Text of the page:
Table 1. Differential Diagnosis of Nevus Comedonicus 2
      Nevus Comedonicus Tricho-folliculoma Dilated port of Winer Pilar sheath acanthoma Folliculo-cystic and collagen comedo hamartoma Hair Cortex
    Site Head - - - Head Head
      Face Face Face Face -  
      Neck - - - - Neck
      Trunk Trunk - - Trunk Trunk
      Limbs - - - - -
    Follicles Numerous open follicles Open “mother” follicles Open “mother” follicles - Numerous open follicles Solitary lesion
    Cysts Present       Present Present
    Hair shafts - Vellus shafts - - - -
    Lamellated keratin Present - -   - -
    Others - - - Massive epithelial proliferations without follicles Abundant collagen formation -

    References

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    2.Tchernev G, Ananiev J. (2013) Nevus comedonicus: an updated review” Dermatology and Therapy. 3, 33-40.
    3.Kaliyadan F, Karalikkattil T A. (2020) Nevus Comedonicus Stat Pearls Publishing:Treasure Island. , Florida
    4.Nabai H, Mehregan A H. (1973) Nevus comedonicus. , Acta Derm Venereol 53, 71-4.
    5.Happle R. (2010) The group of epidermal nevus syndromes Part I Well defined phenotypes“. , J Am Acad Dermatol 63, 1-22.
    6.Jeong H S, Lee H K. (2012) Multiple large cysts arising from nevus comedonicus” Arch Plast Surg. 39, 63-6.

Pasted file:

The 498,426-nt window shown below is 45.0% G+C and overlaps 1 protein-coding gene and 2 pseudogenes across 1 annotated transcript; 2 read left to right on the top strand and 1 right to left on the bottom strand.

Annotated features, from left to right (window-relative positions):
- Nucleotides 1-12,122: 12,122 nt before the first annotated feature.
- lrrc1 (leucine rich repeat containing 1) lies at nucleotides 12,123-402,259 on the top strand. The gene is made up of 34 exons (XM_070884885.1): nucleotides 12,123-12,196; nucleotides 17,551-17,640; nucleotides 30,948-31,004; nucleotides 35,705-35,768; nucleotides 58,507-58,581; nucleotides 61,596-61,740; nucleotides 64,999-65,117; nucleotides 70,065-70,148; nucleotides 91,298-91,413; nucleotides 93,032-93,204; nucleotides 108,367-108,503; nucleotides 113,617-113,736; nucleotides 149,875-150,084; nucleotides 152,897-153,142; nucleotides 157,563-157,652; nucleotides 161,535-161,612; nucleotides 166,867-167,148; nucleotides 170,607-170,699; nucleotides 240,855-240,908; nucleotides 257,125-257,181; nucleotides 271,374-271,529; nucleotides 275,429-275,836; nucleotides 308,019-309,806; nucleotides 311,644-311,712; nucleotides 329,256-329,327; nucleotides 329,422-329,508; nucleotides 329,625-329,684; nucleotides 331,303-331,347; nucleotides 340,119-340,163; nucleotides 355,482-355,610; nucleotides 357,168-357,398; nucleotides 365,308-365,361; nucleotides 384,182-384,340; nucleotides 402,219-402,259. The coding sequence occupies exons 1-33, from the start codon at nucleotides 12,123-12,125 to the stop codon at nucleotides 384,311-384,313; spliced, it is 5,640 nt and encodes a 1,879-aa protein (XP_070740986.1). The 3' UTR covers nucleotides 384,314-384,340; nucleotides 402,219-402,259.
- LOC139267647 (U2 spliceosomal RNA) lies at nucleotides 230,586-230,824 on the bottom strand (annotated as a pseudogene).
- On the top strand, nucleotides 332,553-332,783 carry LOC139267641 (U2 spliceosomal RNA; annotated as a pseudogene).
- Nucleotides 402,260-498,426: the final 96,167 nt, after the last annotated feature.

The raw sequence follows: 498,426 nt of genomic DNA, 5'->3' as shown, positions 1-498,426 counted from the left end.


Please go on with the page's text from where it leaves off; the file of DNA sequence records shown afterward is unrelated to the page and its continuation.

7.Zarkik S, Bouhllab J. (2012) Keratoacanthoma arising in nevus comedonicus”. , Dermatol Online J 18, 4.
    8.Liu F, Yang Y. (2018) Mutation and expression of ABCA12 in keratosis pilaris and nevus comedonicus” Mol Med Rep. 18(3), 3153-3158.
    9.Zanniello R, Pilloni L. (2019) Late-onset nevus comedonicus with follicular epidermolytic hyperkeratosis- case report and review of literature”. , Am J Dermatopathol 41(6), 453-455.
    10.Zhu C, Sun A. (2017) Ultra-pulse carbon dioxide laser treatment for bilateral facial nevus comedonicus: a case report Dermatol Ther.30(3).
    11.. Image1&2 courtesy: e Scholarship .
    12.. Image3 courtesy: Science direct .
    13.. Image4 courtesy: Wiley online library .
    14.. Image 5 courtesy: Dermatology advisor .
    15.. Image6 courtesy: Research gate
    16.. Image7&8 courtesy:Springer link..
    17.Image 9&10 courtesy:. , Indian Journal of Dermatology